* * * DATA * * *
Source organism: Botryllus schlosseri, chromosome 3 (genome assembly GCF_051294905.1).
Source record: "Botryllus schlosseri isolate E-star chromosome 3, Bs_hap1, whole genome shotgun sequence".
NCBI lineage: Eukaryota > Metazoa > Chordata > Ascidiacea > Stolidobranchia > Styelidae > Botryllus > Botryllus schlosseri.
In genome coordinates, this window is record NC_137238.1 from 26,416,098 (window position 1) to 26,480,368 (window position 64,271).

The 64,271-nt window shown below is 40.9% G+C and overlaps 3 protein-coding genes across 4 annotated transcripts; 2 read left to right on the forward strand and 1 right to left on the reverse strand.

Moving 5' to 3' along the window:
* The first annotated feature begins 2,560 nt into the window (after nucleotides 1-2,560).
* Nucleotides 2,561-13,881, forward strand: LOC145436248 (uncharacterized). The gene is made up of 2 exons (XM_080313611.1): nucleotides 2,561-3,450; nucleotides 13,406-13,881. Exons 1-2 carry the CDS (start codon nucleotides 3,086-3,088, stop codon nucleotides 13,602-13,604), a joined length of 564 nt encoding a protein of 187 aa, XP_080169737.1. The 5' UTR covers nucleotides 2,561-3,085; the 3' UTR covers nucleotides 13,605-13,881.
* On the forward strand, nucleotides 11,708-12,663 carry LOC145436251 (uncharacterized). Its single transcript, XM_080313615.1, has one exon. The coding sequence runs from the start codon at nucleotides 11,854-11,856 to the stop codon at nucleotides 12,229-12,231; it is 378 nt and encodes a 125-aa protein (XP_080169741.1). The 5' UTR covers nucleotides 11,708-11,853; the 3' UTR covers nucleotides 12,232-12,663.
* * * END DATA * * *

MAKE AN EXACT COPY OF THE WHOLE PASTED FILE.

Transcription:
Source organism: Botryllus schlosseri, chromosome 3 (genome assembly GCF_051294905.1).
Source record: "Botryllus schlosseri isolate E-star chromosome 3, Bs_hap1, whole genome shotgun sequence".
NCBI lineage: Eukaryota > Metazoa > Chordata > Ascidiacea > Stolidobranchia > Styelidae > Botryllus > Botryllus schlosseri.
In genome coordinates, this window is record NC_137238.1 from 26,416,098 (window position 1) to 26,480,368 (window position 64,271).

The 64,271-nt window shown below is 40.9% G+C and overlaps 3 protein-coding genes across 4 annotated transcripts; 2 read left to right on the forward strand and 1 right to left on the reverse strand.

Moving 5' to 3' along the window:
* The first annotated feature begins 2,560 nt into the window (after nucleotides 1-2,560).
* Nucleotides 2,561-13,881, forward strand: LOC145436248 (uncharacterized). The gene is made up of 2 exons (XM_080313611.1): nucleotides 2,561-3,450; nucleotides 13,406-13,881. Exons 1-2 carry the CDS (start codon nucleotides 3,086-3,088, stop codon nucleotides 13,602-13,604), a joined length of 564 nt encoding a protein of 187 aa, XP_080169737.1. The 5' UTR covers nucleotides 2,561-3,085; the 3' UTR covers nucleotides 13,605-13,881.
* On the forward strand, nucleotides 11,708-12,663 carry LOC145436251 (uncharacterized). Its single transcript, XM_080313615.1, has one exon. The coding sequence runs from the start codon at nucleotides 11,854-11,856 to the stop codon at nucleotides 12,229-12,231; it is 378 nt and encodes a 125-aa protein (XP_080169741.1). The 5' UTR covers nucleotides 11,708-11,853; the 3' UTR covers nucleotides 12,232-12,663.